Joseph W.H. Lough
No one will be surprised to learn that I am troubled by our tribal God. Local gods. No problem. But, tribal gods. There’s the rub.
But before we get there, I want first to dispatch the alternative, the universal, transcendental, immaterial God – the God whose very lack of any identifiable features or attachments makes this God at once quite easy and quite irrelevant. For, whatever else we can say about the biblical God, that God is not a God without features or attachments. Which is presumably why the psalmist is bold to invoke his God – this tribal God – when confronted by his enemies. The psalmist is certain that his enemies are God’s enemies; that God will defend him because God takes his side in this dispute.
O God, break the teeth in their mouths;
tear out the fangs of the young lions, O Lord!
Let them vanish like water that runs away;
when he aims his arrows, let them be blunted.
Let them be like the snail that dissolves into slime,
like the stillborn child who never sees the sun.
Sooner than your pots can feel the heat of thorns,
whether green or ablaze, may he sweep them away! (Psalm 58:6-9, ESV)
Don’t get me wrong. I can well understand why the Jews might want the Babylonians to leave them alone. Just as I can understand why the author of the St John’s Revelation might relish the destruction of the Romans who have razed Jerusalem, destroyed the Temple, slaughtered God’s people, and sent them fleeing into permanent exile; or why communities anywhere and everywhere might wish the destruction of those who occupy their homes and communities.
Still I am troubled by our tribal God, by this God’s localism, by this God’s parochialism.
Which brings me to wonder whether there might not be some way for God to be our advocate without simultaneously being another’s foe. Am I here wishing for an irrelevant God, a God Who is so universal, so transcendent, so unattached as to be of no concern or interest?
But, let us suppose for the moment that God is the tribal God of all of the tribes, not collectively, but individually. Let us suppose that God is as disturbed by the suffering of my enemy’s communities as God is by the suffering of my own community’s members. Does this not shift the ground beneath us? What if the enemy is not this or that community, this or that foe, but . . . death, pain, hunger, nakedness, violence and violation?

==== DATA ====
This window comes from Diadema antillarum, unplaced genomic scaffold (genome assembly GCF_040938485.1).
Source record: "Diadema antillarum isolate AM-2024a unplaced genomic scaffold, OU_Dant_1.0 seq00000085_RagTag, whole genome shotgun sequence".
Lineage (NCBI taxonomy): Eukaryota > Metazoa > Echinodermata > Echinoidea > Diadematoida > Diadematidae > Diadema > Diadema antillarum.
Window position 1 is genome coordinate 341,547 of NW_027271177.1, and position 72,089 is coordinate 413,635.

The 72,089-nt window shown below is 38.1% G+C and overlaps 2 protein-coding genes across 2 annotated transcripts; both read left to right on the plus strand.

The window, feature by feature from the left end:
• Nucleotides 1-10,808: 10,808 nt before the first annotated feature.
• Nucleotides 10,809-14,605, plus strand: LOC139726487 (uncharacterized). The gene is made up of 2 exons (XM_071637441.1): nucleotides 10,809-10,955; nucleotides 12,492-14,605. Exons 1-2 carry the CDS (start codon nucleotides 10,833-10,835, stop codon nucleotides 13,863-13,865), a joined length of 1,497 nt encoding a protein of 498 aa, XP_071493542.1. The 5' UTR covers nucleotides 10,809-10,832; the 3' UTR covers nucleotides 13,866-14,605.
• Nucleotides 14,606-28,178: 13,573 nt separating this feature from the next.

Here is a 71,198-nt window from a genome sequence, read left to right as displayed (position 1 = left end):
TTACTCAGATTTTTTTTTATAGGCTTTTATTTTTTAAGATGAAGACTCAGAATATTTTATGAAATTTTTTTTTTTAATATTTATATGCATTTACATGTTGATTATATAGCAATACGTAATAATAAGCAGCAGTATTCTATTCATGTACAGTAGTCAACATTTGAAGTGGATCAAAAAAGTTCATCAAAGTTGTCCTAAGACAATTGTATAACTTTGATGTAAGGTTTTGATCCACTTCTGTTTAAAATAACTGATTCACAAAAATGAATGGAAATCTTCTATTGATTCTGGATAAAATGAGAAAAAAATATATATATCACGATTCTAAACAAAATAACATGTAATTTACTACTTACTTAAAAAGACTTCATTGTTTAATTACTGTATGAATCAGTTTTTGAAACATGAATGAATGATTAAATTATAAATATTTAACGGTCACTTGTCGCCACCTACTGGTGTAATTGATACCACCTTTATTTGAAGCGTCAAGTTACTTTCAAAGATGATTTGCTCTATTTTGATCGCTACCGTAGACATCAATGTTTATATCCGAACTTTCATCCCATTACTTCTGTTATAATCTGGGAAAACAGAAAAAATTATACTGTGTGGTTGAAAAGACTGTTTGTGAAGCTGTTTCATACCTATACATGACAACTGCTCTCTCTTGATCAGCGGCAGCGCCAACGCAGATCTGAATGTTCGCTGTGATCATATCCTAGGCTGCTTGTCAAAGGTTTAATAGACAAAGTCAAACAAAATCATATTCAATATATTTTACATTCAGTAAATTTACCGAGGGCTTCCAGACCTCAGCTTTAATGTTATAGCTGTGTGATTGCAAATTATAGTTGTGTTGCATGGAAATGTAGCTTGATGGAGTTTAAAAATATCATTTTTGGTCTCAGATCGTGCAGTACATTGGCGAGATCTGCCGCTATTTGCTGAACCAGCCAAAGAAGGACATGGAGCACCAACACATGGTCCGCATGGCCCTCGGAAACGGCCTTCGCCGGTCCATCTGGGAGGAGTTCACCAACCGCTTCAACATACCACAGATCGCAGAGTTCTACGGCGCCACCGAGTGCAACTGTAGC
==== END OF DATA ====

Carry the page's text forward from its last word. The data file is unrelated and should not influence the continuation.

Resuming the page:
And what if the blessings that God wants for God’s “chosen people” God also wants for all people?
We have a choice about how we are going to interpret these tribal passages. We can interpret them . . . tribally. That’s how many Christians choose to interpret them. This is, after all, their plain, straightforward meaning. However, we might also interpret them as witnesses to the kinds of responses to pain, hunger, violence, and death with which we are all familiar; they testify to how we would respond; they testify to how we do respond. In this case, there is nothing particularly divine or revelatory in these passages except that they mirror back to us how we ourselves would and do behave under similar circumstances. And, I suppose that, insofar as they validate our normal, human response, these passages provide some comfort, some reassurance that God is taking our side against our enemies. That does seem to be how the psalmist is responding to his hardship.
However, we could also conjecture that the same good things that God wants for God’s “chosen people” God also wants for others in God’s creation; or, more specifically, that what God wishes for the Jews stands as an emblem for the specificity of God’s intentions towards everyone. In which case, God’s tribalism is less an indication that God favors some tribes but disfavors others than it is a sign of the specificity of God’s favor. We could then rest confident that God opposes the violence of the violent and resists the hatred of the hateful; just as we could rest confident that God favors the clothing of the naked, the sheltering of those who are exposed, the feeding of the hungry, and so on – not in general, but specifically.
In this case, we could also adopt a critical position to tribalism, to the mistaken belief that God will side with my tribe even when my tribe is the cause of pain and hardship for others. God will not. As these passages clearly indicate, God wants only good for God’s people.
Do you believe in the tribal God? Or do you believe in the God who wishes good upon all tribes?